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Italy Falls Back Into Recession, Raising Concern for Eurozone Economy

Jack Ewing and Gaia Pianigiani report for The New York Times:

‘The Italian economy shrank in the second quarter, according to an official estimate on Wednesday, taking economists by surprise and provoking concern that violence in Ukraine and tension with Russia could be pushing the broader eurozone back into recession.

Italy’s gross domestic product contracted 0.2 percent from April through June, compared with the first quarter of 2014, Istat, the Italian statistics office, said in a preliminary estimate. It was the second quarterly decline in a row for Italy, meeting the most common definition of a recession. In the first quarter, output shrank 0.1 percent compared with the previous quarter.

The decline dashed hopes that Italy, the third-largest eurozone economy after Germany and France, was finally emerging from a decade of stagnation. And it may be one of the first concrete signs of how tension with Russia is hurting the European economy, analysts said.’

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Greece’s Older Men May Never Work Again, Unemployment Rate Is About Twice the Euro-Zone Average

Matina Stevis reports for The Wall Street Journal:

‘Greece’s economy has taken such a brutal beating that it is in a category apart from other European countries suffering through the recession. Where Greece lost some 25% of its economic output, Spain lost about 6%. Experts say that, even as the Greek economy begins to recover, the shock has been so severe that older workers are unlikely to ever hold full-time jobs again.

Unlike in other parts of Europe, Greek reforms have largely removed provisions that protected older workers. In Spain and Italy labor-market regulations favoring baby-boomers over their children are still largely in place, entrenching the so-called two-tier labor market. But in Greece, everyone seeking work largely faces similarly poor odds, said Raymond Torres, head of research at the International Labor Organization, the United Nations labor agency.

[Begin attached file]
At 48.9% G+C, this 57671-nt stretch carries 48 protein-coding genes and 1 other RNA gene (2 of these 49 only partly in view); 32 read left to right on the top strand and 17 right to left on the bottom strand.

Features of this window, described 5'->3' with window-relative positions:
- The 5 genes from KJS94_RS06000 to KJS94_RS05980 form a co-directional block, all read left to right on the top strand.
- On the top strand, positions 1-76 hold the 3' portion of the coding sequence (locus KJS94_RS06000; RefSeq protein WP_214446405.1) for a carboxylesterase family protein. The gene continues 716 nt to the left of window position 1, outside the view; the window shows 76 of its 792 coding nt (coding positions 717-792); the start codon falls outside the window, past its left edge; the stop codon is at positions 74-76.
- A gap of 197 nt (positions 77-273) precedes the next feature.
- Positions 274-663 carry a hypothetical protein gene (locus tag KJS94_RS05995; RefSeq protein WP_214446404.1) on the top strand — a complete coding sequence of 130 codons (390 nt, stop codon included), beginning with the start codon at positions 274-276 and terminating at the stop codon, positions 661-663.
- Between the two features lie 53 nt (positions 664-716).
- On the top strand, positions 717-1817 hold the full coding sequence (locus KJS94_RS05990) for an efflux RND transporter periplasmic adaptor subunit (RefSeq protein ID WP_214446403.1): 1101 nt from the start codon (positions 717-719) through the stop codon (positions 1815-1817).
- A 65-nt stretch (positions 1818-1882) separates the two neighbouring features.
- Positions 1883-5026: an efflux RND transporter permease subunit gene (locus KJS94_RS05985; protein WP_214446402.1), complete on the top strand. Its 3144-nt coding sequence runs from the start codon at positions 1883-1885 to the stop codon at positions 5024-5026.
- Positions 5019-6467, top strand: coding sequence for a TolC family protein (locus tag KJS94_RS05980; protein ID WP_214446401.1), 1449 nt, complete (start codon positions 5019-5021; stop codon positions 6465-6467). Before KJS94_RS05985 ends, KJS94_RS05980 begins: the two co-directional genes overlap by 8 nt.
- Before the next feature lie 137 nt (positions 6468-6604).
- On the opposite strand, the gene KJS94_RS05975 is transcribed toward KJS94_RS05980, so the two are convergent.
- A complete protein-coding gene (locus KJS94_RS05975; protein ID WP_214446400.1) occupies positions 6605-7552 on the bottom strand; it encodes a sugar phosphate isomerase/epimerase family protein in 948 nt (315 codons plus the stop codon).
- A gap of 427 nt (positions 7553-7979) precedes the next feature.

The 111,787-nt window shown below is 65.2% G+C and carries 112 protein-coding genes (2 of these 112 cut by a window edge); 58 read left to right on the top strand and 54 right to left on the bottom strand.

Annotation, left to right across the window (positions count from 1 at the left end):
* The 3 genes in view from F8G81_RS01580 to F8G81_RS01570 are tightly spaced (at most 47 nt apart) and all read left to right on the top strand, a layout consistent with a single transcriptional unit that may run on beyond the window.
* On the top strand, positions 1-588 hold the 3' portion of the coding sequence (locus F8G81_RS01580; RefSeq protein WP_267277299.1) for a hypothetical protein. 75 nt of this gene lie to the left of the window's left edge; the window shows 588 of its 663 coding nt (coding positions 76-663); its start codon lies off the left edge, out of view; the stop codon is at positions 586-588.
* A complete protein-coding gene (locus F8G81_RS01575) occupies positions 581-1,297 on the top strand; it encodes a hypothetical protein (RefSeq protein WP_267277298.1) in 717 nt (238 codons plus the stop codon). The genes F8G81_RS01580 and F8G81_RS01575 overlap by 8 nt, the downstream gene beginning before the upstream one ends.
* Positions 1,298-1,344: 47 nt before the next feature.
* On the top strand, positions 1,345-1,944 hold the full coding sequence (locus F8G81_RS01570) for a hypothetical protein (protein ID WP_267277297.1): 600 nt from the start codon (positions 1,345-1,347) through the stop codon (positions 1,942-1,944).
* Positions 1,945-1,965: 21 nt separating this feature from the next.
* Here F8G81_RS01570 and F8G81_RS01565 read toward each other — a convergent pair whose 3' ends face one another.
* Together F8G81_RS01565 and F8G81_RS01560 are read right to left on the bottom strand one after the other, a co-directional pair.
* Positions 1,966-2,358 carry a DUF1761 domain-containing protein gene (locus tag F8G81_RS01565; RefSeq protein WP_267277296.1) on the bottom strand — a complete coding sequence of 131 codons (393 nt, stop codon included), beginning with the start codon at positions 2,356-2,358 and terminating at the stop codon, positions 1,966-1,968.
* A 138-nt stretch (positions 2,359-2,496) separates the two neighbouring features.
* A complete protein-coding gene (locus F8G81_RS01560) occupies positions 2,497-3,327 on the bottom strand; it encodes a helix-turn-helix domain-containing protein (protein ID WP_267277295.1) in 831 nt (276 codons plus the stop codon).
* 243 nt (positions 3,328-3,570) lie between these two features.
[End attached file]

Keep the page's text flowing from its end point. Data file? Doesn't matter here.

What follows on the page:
While Greece’s youth unemployment is still a record for the EU—almost 60% of people aged 15 to 24 were out of work in 2013—the unemployment rate among older Greek males is about twice the euro-zone average and almost four times that of Germany. Some 18% of 40-to-59-year-old Greek men were out of work last year, according to Eurostat, the European Union statistics agency.’

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Report: 18 companies hold over a third of US wealth

Vicki Needham reports for The Hill:

‘Income inequality is a hot political topic and a report showing that a small number of U.S. companies hold most of the wealth could stir up more talk about ways to change tax policy. The majority of corporate cash is amassed in the coffers of 18 U.S. firms — they held 36 percent of all wealth last year, a jump from 27 percent in 2009 with the gap expected to widen further, according to a report from Standard & Poor’s, a New York-based credit rater.

That means that out of a record $1.53 trillion in cash and short-term investments held by U.S. corporations the wealthiest 18 held about $535 billion. “In our view, current U.S. corporate tax policy and accommodating credit market conditions have been primarily responsible for this growing wealth gap,” the report said. Furthermore, the wealthiest top 20 percent held 89 percent of total cash, leaving only 11 percent for the bottom 80 percent of firms. The top 1 percent are mostly investment-grade businesses — Microsoft, Google, Cisco, Apple, Oracle, Ford, Coca-Cola and Boeing — and are concentrated in technology and healthcare industries.’

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Out-of-control Central Banks are Buying Up the Planet

Ellen Brown writes for Web of Debt:

‘When the US Federal Reserve bought an 80% stake in American International Group (AIG) in September 2008, the unprecedented $85 billion outlay was justified as necessary to bail out the world’s largest insurance company. Today, however, central banks are on a global corporate buying spree not to bail out bankrupt corporations but simply as an investment, to compensate for the loss of bond income due to record-low interest rates. Indeed, central banks have become some of the world’s largest stock investors.

Central banks have the power to create national currencies with accounting entries, and they are traditionally very secretive. We are not allowed to peer into their books. It took a major lawsuit by Reuters and a congressional investigation to get the Fed to reveal the $16-plus trillion in loans it made to bail out giant banks and corporations after 2008. What is to stop a foreign bank from simply printing its own currency and trading it on the currency market for dollars, to be invested in the US stock market or US real estate market?  What is to stop central banks from printing up money competitively, in a mad rush to own the world’s largest companies?